[erlang-questions] Time for OTP to be Renamed?

Pieter Hintjens <>
Thu Feb 13 09:13:12 CET 2014

Garrett's video deserves an nomination for... something.

I think we stopped naming languages with acronyms around 1968, and
even then switched to mixed case for the survivors. Only aliens still
use letters for language names (C#, F#, etc.)

It's confusing to laymen what the difference is between Erlang and
OTP. One imagines Ruby and Rails, except it's not that.

I think the simplest plausible solution is to (a) stop using OTP as a
confusing and needless synonym for Erlang, (b) create new layers on
top that can have sexier names.


On Thu, Feb 13, 2014 at 12:22 AM, Richard A. O'Keefe <> wrote:
> On 13/02/2014, at 11:56 AM, Loïc Hoguin wrote:
>> The same situation exists with many other names. Few can tell you what SMTP, IMAP, HTTP, REST, SOAP, HTML, XML, JPEG, PNG and others stand for without looking it up and not making a mistake or three.
> Let's try.
>         Simple Mail Transport Protocol
>         Internet Message Access Protocol
>         HyperText Transfer Protocol
>         REpresentational State Transfer
>         Simple Object Access Protocol
>                 to be honest, my first thought was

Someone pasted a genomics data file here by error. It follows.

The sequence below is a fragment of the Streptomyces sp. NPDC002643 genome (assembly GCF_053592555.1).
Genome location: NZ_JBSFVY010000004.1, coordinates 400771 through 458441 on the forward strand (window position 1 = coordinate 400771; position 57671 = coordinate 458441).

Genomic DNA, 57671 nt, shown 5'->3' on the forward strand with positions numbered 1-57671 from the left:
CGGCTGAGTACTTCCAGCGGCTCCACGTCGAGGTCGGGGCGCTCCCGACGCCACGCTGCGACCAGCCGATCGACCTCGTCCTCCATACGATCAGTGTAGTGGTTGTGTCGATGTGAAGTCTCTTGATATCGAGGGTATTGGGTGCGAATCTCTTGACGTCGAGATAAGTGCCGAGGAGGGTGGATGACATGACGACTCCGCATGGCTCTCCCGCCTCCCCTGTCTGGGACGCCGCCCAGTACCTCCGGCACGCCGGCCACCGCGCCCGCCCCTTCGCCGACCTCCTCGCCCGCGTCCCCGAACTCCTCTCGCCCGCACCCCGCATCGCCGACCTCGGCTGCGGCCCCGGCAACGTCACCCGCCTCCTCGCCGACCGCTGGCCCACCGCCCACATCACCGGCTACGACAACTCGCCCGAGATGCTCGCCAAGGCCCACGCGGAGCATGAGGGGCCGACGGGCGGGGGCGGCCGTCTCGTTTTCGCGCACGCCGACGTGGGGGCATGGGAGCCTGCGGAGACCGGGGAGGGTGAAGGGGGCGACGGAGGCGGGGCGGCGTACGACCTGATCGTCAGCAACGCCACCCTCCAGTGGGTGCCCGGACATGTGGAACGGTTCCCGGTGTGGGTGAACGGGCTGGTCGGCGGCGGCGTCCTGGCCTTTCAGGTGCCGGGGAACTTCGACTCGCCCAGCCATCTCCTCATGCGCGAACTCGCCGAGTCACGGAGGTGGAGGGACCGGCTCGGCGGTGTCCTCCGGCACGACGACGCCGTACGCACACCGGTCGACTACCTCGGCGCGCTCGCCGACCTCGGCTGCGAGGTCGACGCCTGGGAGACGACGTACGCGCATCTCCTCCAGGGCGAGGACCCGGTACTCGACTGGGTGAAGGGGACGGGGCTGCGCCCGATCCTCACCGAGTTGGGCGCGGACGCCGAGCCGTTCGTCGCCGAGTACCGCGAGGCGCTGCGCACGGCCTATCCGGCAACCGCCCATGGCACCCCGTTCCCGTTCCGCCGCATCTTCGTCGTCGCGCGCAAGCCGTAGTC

>                 Symbolic Optimal Assembly Program,
>                 but I don't suppose many people use IBM 650s
>                 these days.
>         HyperText Markup Language
>         eXtensible Markup Language
>         Joint Photographic Experts Group
>         Portable Network Graphics
> How did I do?  (Really no lookup.)
> One reason it's worth knowing what the acronyms stand
> for is that they can stand for different things.  It
> could be embarrassing to speak critically of XML to
> someone and then discover that they think it means
> "X-Men Legends".  Or to speak about membership in the
> ACM and learn that they're thinking of the Academy of
> Country Music.  A discussion of SOAP when one person
> is thinking "grotesque abuse of XML" and the other is
> thinking "cute assembler for strange old machine" is
> not going to be fruitful.
> OTP could be One Time Pad, Open Trading Protocol,
> Outline Test Plan, or any of an number of other things
> relatable to Erlang (and more that aren't).
> "We're using OTP to implement OTP using an OTP for
> authentication; here's our OTP for it."
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